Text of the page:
- Proprioception: This sense gives you the ability to tell where your body parts are, relative to other body parts. This sense is one of the things police officers test when they pull over someone who they think is driving drunk. The “close your eyes and touch your nose” test is testing this sense. This sense is used all the time in little ways, such as when you scratch an itch on your foot, but never once look at your foot to see where your hand is relative to your foot.
- Tension Sensors: These are found in such places as your muscles and allow the brain the ability to monitor muscle tension.
- Nociception: In a word, pain. This was once thought to simply be the result of overloading other senses, such as “touch”, but this has been found not to be the case and instead, it is its own unique sensory system. There are three distinct types of pain receptors: cutaneous (skin), somatic (bones and joints), and visceral (body organs).
- Equilibrioception: The sense that allows you to keep your balance and sense body movement in terms of acceleration and directional changes. This sense also allows for perceiving gravity. The sensory system for this is found in your inner ears and is called the vestibular labyrinthine system. Anyone who’s ever had this sense go out on them on occasion knows how important this is. When it’s not working or malfunctioning, you literally can’t tell up from down and moving from one location to another without aid is nearly impossible.
- Stretch Receptors: These are found in such places as the lungs, bladder, stomach, and the gastrointestinal tract. A type of stretch receptor, that senses dilation of blood vessels, is also often involved in headaches.
- Chemoreceptors: These trigger an area of the medulla in the brain that is involved in detecting blood born hormones and drugs. It also is involved in the vomiting reflex.
- Thirst: This system more or less allows your body to monitor its hydration level and so your body knows when it should tell you to drink.
- Hunger: This system allows your body to detect when you need to eat something.
- Magnetoception: This is the ability to detect magnetic fields, which is principally useful in providing a sense of direction when detecting the Earth’s magnetic field. Unlike most birds, humans do not have a strong magnetoception, however, experiments have demonstrated that we do tend to have some sense of magnetic fields. The mechanism for this is not completely understood; it is theorized that this has something to do with deposits of ferric iron in our noses. This would make sense if that is correct as humans who are given magnetic implants have been shown to have a much stronger magnetoception than humans without.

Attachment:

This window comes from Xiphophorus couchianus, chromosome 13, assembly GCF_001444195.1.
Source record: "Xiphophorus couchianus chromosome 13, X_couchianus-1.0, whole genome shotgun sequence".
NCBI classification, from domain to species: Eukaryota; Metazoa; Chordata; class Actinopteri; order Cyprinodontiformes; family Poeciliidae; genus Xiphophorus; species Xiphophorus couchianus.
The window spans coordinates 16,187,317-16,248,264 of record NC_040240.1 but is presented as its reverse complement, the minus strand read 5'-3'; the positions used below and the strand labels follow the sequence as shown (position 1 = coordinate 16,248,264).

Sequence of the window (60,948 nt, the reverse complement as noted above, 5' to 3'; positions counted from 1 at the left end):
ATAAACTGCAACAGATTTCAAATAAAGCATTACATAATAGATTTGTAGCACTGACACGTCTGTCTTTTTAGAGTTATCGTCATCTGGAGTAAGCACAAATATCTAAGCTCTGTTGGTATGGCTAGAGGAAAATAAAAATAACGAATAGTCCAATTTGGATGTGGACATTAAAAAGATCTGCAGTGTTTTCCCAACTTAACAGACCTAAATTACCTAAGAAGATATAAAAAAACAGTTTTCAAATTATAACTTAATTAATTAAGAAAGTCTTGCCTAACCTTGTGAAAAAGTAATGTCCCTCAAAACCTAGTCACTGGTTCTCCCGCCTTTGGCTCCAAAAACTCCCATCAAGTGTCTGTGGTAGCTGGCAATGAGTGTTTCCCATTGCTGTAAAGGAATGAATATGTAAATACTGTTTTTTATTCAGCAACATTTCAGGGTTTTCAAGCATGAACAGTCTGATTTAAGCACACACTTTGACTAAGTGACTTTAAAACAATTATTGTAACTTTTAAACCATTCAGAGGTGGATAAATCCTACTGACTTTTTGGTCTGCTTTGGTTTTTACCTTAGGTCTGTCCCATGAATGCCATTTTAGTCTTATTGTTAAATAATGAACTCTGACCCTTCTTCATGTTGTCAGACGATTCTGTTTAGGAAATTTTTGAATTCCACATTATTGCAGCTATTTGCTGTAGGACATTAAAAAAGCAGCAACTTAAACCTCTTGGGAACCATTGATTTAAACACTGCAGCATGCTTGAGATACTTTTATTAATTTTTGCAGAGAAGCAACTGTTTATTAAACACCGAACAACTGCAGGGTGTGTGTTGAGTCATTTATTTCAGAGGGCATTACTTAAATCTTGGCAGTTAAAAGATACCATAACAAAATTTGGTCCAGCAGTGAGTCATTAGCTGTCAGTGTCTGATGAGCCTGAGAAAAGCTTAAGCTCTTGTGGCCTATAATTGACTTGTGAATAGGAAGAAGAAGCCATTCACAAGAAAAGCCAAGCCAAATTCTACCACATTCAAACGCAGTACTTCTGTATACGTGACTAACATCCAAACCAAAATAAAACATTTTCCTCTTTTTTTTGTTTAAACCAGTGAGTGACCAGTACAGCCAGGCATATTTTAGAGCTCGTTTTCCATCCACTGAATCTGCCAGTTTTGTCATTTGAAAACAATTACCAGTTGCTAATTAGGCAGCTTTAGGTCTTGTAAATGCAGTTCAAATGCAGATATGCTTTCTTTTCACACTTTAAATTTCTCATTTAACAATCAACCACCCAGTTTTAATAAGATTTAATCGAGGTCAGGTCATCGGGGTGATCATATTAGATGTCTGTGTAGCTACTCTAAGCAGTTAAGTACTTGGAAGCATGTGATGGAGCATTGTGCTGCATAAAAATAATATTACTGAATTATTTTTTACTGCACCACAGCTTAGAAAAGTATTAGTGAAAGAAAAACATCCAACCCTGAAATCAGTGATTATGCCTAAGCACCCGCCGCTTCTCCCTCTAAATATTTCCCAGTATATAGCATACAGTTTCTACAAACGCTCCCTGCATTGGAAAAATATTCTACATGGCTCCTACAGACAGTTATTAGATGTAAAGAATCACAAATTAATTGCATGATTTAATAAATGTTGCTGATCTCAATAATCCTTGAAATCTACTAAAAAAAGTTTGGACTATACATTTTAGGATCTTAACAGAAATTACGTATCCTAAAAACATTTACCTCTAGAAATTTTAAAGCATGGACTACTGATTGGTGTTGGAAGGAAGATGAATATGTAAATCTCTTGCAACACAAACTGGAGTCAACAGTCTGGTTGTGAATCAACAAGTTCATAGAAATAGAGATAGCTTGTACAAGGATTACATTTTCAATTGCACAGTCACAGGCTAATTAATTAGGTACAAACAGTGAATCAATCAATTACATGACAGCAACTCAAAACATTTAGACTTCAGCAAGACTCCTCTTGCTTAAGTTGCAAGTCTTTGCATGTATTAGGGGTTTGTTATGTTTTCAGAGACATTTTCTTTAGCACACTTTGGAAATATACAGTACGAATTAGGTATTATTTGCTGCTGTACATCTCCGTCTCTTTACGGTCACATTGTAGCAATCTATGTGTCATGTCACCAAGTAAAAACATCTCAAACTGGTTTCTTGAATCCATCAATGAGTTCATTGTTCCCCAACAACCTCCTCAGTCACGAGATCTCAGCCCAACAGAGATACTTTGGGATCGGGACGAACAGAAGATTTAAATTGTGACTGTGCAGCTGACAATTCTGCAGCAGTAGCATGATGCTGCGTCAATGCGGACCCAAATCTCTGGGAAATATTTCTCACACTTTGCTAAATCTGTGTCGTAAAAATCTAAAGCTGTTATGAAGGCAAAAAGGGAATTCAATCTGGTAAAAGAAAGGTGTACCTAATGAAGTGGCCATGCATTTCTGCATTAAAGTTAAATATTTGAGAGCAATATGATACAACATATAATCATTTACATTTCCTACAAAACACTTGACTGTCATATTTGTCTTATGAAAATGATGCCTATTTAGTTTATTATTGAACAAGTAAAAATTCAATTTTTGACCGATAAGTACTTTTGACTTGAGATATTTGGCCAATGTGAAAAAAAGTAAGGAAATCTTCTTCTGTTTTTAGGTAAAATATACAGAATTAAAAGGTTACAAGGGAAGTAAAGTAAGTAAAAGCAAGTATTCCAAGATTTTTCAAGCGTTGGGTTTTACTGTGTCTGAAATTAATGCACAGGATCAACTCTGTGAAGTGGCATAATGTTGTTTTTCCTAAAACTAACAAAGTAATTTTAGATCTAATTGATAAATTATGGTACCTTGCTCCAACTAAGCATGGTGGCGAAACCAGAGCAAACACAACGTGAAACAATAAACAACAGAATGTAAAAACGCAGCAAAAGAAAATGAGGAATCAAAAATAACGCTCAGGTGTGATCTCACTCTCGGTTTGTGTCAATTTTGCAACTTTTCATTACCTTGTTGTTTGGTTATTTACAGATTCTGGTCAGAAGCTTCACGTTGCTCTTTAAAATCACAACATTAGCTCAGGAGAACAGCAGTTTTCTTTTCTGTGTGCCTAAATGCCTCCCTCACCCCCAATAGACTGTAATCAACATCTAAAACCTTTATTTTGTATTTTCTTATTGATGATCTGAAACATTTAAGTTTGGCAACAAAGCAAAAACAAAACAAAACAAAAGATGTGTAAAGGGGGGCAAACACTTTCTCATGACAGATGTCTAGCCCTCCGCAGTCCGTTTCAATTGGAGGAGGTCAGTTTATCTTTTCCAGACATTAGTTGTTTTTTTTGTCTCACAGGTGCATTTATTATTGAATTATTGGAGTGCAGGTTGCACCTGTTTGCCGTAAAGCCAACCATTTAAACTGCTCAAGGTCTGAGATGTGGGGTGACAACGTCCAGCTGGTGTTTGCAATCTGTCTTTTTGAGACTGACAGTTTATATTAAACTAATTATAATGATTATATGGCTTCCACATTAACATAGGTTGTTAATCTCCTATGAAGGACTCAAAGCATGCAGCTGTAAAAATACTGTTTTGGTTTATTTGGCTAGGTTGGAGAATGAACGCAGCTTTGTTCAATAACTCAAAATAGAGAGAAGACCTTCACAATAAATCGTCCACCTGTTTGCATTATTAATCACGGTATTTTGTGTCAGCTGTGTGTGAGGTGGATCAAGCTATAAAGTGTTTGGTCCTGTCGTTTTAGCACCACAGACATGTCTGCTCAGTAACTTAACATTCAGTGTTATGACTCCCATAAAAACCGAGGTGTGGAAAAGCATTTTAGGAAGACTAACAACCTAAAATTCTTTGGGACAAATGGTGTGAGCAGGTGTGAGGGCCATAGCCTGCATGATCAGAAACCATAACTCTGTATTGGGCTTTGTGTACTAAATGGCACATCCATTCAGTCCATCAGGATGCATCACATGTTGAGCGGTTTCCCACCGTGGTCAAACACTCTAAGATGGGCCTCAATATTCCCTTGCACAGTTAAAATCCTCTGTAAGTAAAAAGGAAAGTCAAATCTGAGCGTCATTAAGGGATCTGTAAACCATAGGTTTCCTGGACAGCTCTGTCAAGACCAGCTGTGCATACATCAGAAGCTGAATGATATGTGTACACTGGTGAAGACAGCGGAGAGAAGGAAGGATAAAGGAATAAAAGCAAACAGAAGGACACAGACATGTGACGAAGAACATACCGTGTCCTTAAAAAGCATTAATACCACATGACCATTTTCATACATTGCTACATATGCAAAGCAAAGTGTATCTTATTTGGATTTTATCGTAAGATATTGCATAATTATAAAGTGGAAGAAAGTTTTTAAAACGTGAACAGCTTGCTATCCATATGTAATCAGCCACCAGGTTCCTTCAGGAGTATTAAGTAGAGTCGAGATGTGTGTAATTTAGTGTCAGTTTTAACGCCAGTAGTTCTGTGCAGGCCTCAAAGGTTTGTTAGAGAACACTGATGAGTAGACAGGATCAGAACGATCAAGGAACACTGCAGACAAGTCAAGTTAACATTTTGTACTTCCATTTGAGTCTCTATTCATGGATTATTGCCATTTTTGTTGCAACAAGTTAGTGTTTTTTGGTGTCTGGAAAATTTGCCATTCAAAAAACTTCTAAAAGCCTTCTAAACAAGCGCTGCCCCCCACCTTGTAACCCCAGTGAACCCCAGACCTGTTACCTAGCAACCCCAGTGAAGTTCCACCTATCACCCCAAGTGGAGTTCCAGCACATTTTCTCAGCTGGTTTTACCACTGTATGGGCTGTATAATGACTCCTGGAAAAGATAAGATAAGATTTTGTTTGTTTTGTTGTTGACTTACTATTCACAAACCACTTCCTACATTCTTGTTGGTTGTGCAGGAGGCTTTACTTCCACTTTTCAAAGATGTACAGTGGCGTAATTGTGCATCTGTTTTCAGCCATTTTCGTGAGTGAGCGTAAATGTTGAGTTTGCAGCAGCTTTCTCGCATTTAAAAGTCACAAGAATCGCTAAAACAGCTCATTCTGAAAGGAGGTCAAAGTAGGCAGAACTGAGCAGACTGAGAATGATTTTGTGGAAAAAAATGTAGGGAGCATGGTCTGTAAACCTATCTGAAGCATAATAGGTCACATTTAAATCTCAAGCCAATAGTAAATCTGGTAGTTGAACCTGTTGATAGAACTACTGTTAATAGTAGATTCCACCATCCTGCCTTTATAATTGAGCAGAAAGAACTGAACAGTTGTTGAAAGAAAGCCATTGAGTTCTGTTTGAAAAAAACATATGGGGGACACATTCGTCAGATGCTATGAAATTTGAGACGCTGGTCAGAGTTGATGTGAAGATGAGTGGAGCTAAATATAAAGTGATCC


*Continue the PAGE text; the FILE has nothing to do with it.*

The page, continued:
- Time: This one is debated as no singular mechanism has been found that allows people to perceive time. However, experimental data has conclusively shown humans have a startling accurate sense of time, particularly when younger. The mechanism we use for this seems to be a distributed system involving the cerebral cortex, cerebellum, and basal ganglia. Long-term timekeeping seems to be monitored by the suprachiasmatic nuclei (responsible for the circadian rhythm). Short-term timekeeping is handled by other cell systems.
The struggle that the scientific community is that it is hard to separate what is different sense and what is just a symptom of another sense.
Then you could go to the other extreme Don Katz, an associate professor of psychology at Brandeis University in the US claims that we only have one. believe that all our senses belong to a single system. He compares the brain to a computer fed an immense amount of data so it can generate a single, simplified finding. For the program to run, information must be gathered through all the senses.
He goes to say that we don’t realize this. We are only aware of program’s final result, which is the illusion that only one sense is responsible for what we experience. After all, when you boil anything down to the microscopic level, everything is a waveform and how we interpret that waveform depends on how big or small the wave is and how close we are to it and where it hits us. Yeah, I don’t really understand it that well myself.
If your curious to know more, google it (or better use a database from your local library, knowledge is out there waiting for you)!
About The Editor
Hi, you can call me V. I’m the current sound editor for the Off the Dice podcast. Self-proclaimed jeopardy expert, animation lover, and chocolate enthusiast. My life goal is to be a jack of all trades and an expert on everything. I currently fill my days with board games, video games, and random art projects.